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The University of Southampton
Health Sciences

Advancing recovery from stroke

In response to government objectives for improving stroke rehabilitation, our researchers have made significant advances in developing and evaluating technologies to aid the recovery of movement and independence. This has directly translated into clinical practice and home use, benefitting patients in many countries.

Making a difference to people's lives
Improving stroke rehabilitation

The challenge

More people are now surviving and living longer following a stroke, putting increasing strain on NHS resources. Traditional one-to-one and technology-led rehabilitation is expensive and therefore there is great interest from practitioners and government in finding more effective and less labour-intensive therapies.


Every year about 150,000 people in the UK have a stroke and approximately one-third require rehabilitation to help them recover movement and independence. From the mid-nineties our team of researchers has investigated how innovative technologies can provide more effective rehabilitation and reduce the burden of stroke on the NHS.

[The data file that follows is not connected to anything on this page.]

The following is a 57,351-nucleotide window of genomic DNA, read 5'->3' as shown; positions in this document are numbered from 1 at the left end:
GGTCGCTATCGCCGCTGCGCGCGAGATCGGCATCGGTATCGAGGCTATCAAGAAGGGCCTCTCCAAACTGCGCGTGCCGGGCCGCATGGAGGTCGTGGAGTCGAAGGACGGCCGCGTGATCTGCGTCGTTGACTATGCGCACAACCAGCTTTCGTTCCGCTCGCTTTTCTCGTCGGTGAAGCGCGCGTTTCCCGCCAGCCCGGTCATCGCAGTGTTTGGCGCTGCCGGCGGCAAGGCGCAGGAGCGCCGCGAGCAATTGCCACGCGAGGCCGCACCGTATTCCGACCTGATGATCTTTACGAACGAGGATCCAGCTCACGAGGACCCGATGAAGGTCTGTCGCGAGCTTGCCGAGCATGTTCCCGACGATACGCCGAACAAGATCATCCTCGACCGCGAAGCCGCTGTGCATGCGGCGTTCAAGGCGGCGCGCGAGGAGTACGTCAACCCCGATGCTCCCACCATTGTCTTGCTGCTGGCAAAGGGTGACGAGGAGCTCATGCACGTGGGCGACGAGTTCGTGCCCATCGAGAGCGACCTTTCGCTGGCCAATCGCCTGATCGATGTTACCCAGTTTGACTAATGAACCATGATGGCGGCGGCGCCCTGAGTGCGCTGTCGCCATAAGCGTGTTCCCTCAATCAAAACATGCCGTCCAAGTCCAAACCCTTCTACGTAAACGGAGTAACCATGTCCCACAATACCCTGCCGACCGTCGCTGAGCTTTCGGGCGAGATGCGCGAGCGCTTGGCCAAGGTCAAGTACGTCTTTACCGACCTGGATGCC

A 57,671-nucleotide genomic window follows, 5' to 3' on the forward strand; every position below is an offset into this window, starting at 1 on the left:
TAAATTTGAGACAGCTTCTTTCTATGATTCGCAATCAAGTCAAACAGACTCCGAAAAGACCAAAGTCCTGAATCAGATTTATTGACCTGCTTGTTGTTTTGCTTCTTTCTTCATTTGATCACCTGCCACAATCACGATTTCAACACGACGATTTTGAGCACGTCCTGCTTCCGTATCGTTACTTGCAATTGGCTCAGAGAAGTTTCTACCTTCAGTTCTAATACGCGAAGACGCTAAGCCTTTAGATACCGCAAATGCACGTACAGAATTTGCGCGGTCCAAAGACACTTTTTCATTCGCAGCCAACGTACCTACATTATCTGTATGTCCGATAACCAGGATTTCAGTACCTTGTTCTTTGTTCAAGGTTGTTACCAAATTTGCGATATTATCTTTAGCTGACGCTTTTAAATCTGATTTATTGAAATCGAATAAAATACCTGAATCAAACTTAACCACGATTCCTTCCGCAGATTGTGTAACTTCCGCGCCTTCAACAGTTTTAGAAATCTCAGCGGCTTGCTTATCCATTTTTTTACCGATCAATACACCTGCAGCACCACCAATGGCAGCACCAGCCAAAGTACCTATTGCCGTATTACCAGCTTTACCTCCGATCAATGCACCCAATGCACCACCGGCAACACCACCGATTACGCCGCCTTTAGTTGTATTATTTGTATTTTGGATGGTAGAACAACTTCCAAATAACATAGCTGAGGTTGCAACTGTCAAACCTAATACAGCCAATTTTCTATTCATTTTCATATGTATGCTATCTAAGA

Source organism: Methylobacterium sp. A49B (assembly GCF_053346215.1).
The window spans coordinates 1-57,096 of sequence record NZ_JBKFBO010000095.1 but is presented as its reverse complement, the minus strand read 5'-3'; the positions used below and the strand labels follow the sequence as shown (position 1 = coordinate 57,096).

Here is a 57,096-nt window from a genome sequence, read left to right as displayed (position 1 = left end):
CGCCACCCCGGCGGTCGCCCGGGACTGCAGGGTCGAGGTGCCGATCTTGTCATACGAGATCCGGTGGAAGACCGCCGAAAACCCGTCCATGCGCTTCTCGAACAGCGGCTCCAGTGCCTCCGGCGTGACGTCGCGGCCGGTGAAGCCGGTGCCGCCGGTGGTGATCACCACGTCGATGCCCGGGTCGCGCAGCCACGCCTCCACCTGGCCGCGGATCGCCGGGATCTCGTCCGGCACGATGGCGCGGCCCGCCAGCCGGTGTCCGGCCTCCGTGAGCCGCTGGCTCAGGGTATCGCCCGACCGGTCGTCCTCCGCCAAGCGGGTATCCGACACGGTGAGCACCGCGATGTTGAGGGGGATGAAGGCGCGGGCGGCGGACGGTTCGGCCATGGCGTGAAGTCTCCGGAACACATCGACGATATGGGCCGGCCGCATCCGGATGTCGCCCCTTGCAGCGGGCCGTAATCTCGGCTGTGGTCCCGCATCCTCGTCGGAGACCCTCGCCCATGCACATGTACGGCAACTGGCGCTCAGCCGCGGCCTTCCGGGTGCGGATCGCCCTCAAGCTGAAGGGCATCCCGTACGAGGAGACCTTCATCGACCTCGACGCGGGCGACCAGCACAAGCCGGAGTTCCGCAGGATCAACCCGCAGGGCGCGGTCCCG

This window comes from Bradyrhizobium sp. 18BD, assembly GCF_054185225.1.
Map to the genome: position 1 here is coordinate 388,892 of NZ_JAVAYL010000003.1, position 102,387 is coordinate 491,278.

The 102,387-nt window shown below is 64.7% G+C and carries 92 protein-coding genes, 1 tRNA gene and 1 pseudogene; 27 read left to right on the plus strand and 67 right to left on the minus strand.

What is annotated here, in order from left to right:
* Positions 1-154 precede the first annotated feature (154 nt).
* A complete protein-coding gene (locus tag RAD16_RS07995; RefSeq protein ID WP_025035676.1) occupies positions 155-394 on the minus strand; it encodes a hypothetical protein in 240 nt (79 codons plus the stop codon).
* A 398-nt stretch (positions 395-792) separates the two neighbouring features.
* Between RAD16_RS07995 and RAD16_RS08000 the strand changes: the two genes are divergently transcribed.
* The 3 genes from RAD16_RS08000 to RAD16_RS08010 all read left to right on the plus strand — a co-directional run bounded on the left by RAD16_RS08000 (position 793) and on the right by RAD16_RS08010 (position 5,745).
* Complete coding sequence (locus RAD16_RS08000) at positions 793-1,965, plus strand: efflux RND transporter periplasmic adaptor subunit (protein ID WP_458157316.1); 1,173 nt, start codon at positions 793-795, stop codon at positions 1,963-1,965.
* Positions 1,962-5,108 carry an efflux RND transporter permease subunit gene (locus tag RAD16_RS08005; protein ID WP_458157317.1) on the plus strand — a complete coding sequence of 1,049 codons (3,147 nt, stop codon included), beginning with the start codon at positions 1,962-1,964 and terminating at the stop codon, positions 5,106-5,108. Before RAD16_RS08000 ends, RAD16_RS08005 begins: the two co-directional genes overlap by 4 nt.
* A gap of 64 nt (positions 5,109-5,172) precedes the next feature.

Our research

We began by conducting the first randomised controlled trial of functional electrical stimulation for drop-foot following stroke, which demonstrated improvement in walking and patient benefit.

Our stroke rehabilitation researchers then turned to the problems reported by patients in using this technology and formed collaborations to develop and evaluate a solution.  This led to the first clinical trial of implanted micro-stimulators to improve arm and hand movement in post-stroke patients and an implanted device to help walking.

Since then our team has conducted a series of studies combining electrical stimulation with robot therapy using control algorithms previously only applied to industrial processes. These studies demonstrated both feasibility and improvement in small samples of stroke patients and other research groups worldwide are now developing the idea.  Our work is now progressing to reduce the need for expensive robots and towards development of a low-cost home-based system.


Since our work began over 2,500 therapists have received specialist therapist training in Functional Electrical Stimulation (FES) in the UK and abroad. Our stroke rehabilitation research has attracted great media attention, and international clinical and commercial success. The use of FES to assist walking is now incorporated into National Institute of Health and Clinical Excellence (NICE) and Royal College of Physicians (RCP) Stroke Guidelines.

Our team's stroke rehabilitation research has also practically addressed the need to provide home-based rehabilitation for stroke patients through the development of a website, currently being tested in a clinical trial, aimed at supporting and motivating patients undergoing rehabilitation therapy at home.



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